Campus Units

Animal Science

Document Type

Article

Publication Version

Published Version

Publication Date

1984

Journal or Book Title

Journal of Animal Science

Volume

59

Issue

4

First Page

991

Last Page

996

DOI

10.2134/jas1984.594991x

Abstract

Equations for predicting the quantity of lean in the young pig were developed from measurements on 48 pigs (16.8 to 48.5 kg body weight) representing four crossbred mating types; maternal breed(s) × maternal breed(s), paternal breed(s) × maternal breed(s), paternal breed(s) × paternal breed(s) and porcine stress-susceptible × mixed breed. Within litter and sex, each of three pigs was assigned randomly to a light, intermediate or heavy slaughter weight group such that each mating type was represented by six barrows and six gilts from four different litters. Thirteen measurements were obtained for each pig; body weight, body length, body circumference, front leg circumference, front leg length, shoulder depth, shoulder width, ham width, head width, shoulder fat, last rib fat, last lumbar fat and loin muscle depth. Fat measurements and loin depth were taken ultrasonically. Pigs were slaughtered, chilled and manually separated into lean and fat, bone, skin and feet and tail components. Fat composition was determined by the Goldfisch method and also an x-ray absorption procedure. Pigs averaged 32.0 kg body weight and 12.5 kg of lean. Prediction equations were developed by maximum R2 and stepwise regression procedures. The model that includes the 13 measured variables and average backfat produced a .97 R2 when predicting kilograms of lean (LWTA). Body weight was the only significant variable. The one-variable model of body weight (P<.01) produced a .95 R2 Kilograms of lean was estimated for an additional 24 pigs using the one-variable model of body weight and the two-variable model of body weight and shoulder width. The variable LWTA was found to be highly correlated with both estimates of LWTA (r = .97). Results suggest that LWTA can be predicted using a simple model that could be adapted to applied situations.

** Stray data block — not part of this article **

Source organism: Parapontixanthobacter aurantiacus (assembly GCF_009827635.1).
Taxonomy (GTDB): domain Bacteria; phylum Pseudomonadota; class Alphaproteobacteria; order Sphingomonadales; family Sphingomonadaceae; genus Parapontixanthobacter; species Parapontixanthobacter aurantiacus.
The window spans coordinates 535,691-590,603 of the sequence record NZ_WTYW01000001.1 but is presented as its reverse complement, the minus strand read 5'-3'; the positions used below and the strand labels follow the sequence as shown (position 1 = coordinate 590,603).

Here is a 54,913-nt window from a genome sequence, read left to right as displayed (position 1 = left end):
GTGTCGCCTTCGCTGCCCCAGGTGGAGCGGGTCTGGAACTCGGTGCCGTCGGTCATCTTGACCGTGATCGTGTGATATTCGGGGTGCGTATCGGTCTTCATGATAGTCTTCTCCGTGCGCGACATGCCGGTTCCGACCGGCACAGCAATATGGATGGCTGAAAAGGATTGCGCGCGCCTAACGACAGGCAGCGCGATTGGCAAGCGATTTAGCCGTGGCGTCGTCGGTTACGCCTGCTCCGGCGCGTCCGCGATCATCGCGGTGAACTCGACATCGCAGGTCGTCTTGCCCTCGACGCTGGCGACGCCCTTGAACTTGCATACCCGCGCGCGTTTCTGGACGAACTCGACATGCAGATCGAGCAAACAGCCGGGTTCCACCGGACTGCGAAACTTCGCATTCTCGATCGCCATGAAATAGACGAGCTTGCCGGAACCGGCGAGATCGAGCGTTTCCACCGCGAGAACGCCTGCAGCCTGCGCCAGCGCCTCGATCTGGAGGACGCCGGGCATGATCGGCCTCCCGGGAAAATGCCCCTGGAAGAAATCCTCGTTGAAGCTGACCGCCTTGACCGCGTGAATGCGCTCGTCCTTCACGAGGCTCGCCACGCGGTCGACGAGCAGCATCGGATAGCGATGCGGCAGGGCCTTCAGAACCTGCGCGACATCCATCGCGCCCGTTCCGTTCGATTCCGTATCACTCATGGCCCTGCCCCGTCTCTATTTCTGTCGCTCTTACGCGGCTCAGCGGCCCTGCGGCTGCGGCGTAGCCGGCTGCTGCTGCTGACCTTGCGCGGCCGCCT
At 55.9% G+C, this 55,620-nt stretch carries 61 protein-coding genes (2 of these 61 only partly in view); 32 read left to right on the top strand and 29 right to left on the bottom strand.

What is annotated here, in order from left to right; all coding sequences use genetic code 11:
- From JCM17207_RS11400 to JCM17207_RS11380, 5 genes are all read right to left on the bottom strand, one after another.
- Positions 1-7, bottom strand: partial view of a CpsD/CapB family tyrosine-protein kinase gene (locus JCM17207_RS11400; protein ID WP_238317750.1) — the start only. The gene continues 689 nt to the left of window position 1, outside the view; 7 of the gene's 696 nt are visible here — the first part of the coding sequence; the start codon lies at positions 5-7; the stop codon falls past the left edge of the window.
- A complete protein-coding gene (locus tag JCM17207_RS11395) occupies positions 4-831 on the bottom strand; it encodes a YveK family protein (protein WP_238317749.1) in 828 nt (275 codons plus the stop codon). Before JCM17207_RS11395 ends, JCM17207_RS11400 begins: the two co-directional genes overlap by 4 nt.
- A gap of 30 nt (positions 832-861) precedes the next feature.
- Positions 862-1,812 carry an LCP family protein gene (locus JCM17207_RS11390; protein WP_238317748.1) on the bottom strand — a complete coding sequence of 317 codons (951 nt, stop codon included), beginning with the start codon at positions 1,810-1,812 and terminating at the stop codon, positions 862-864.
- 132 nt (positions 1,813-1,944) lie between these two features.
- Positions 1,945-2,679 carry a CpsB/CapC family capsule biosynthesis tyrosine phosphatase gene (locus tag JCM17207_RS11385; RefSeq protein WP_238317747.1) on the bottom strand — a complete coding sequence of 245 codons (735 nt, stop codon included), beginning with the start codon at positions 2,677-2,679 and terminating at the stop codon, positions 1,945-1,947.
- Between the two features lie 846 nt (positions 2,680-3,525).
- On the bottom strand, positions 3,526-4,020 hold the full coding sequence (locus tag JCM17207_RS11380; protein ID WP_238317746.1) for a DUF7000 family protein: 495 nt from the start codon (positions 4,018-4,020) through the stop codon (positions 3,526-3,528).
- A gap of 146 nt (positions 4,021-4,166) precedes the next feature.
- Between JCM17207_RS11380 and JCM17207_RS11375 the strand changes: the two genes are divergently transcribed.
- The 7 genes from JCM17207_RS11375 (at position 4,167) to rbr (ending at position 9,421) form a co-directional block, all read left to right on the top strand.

Comments

This is an article from Journal of Animal Science 59 (1984): 991, doi:10.2134/jas1984.594991x. Posted with permission.

Copyright Owner

American Society of Animal Science

Language

en

File Format

application/pdf

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